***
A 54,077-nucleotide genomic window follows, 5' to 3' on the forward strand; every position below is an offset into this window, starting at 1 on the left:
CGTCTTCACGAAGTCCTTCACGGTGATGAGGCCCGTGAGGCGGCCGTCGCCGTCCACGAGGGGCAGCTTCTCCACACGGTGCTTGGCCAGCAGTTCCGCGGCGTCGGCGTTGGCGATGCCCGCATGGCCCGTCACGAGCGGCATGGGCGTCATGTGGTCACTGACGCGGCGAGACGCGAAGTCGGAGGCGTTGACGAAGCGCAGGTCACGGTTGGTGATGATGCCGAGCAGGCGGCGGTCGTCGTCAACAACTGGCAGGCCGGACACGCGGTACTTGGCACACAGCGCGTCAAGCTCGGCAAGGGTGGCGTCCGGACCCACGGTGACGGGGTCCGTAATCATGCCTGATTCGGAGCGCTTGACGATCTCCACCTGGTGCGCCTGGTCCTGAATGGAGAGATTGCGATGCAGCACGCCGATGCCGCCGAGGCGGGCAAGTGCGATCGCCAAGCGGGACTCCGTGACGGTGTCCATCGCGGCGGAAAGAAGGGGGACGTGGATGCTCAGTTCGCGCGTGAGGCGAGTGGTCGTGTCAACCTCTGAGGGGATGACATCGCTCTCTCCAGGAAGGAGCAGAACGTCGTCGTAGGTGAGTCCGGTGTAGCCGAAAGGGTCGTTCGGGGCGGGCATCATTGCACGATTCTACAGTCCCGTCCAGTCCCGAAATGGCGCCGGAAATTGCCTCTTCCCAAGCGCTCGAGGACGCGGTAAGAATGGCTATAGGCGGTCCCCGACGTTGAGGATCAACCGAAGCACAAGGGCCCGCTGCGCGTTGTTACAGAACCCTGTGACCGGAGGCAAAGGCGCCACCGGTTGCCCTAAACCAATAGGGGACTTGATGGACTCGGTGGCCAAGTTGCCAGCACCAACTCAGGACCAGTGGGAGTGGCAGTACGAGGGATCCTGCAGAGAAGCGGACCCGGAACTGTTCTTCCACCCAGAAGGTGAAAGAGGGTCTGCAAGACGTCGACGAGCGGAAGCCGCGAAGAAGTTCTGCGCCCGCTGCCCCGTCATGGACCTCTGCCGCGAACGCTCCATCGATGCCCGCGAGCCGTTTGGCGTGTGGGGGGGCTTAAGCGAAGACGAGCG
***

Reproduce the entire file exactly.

A 54,077-nucleotide genomic window follows, 5' to 3' on the forward strand; every position below is an offset into this window, starting at 1 on the left:
CGTCTTCACGAAGTCCTTCACGGTGATGAGGCCCGTGAGGCGGCCGTCGCCGTCCACGAGGGGCAGCTTCTCCACACGGTGCTTGGCCAGCAGTTCCGCGGCGTCGGCGTTGGCGATGCCCGCATGGCCCGTCACGAGCGGCATGGGCGTCATGTGGTCACTGACGCGGCGAGACGCGAAGTCGGAGGCGTTGACGAAGCGCAGGTCACGGTTGGTGATGATGCCGAGCAGGCGGCGGTCGTCGTCAACAACTGGCAGGCCGGACACGCGGTACTTGGCACACAGCGCGTCAAGCTCGGCAAGGGTGGCGTCCGGACCCACGGTGACGGGGTCCGTAATCATGCCTGATTCGGAGCGCTTGACGATCTCCACCTGGTGCGCCTGGTCCTGAATGGAGAGATTGCGATGCAGCACGCCGATGCCGCCGAGGCGGGCAAGTGCGATCGCCAAGCGGGACTCCGTGACGGTGTCCATCGCGGCGGAAAGAAGGGGGACGTGGATGCTCAGTTCGCGCGTGAGGCGAGTGGTCGTGTCAACCTCTGAGGGGATGACATCGCTCTCTCCAGGAAGGAGCAGAACGTCGTCGTAGGTGAGTCCGGTGTAGCCGAAAGGGTCGTTCGGGGCGGGCATCATTGCACGATTCTACAGTCCCGTCCAGTCCCGAAATGGCGCCGGAAATTGCCTCTTCCCAAGCGCTCGAGGACGCGGTAAGAATGGCTATAGGCGGTCCCCGACGTTGAGGATCAACCGAAGCACAAGGGCCCGCTGCGCGTTGTTACAGAACCCTGTGACCGGAGGCAAAGGCGCCACCGGTTGCCCTAAACCAATAGGGGACTTGATGGACTCGGTGGCCAAGTTGCCAGCACCAACTCAGGACCAGTGGGAGTGGCAGTACGAGGGATCCTGCAGAGAAGCGGACCCGGAACTGTTCTTCCACCCAGAAGGTGAAAGAGGGTCTGCAAGACGTCGACGAGCGGAAGCCGCGAAGAAGTTCTGCGCCCGCTGCCCCGTCATGGACCTCTGCCGCGAACGCTCCATCGATGCCCGCGAGCCGTTTGGCGTGTGGGGGGGCTTAAGCGAAGACGAGCG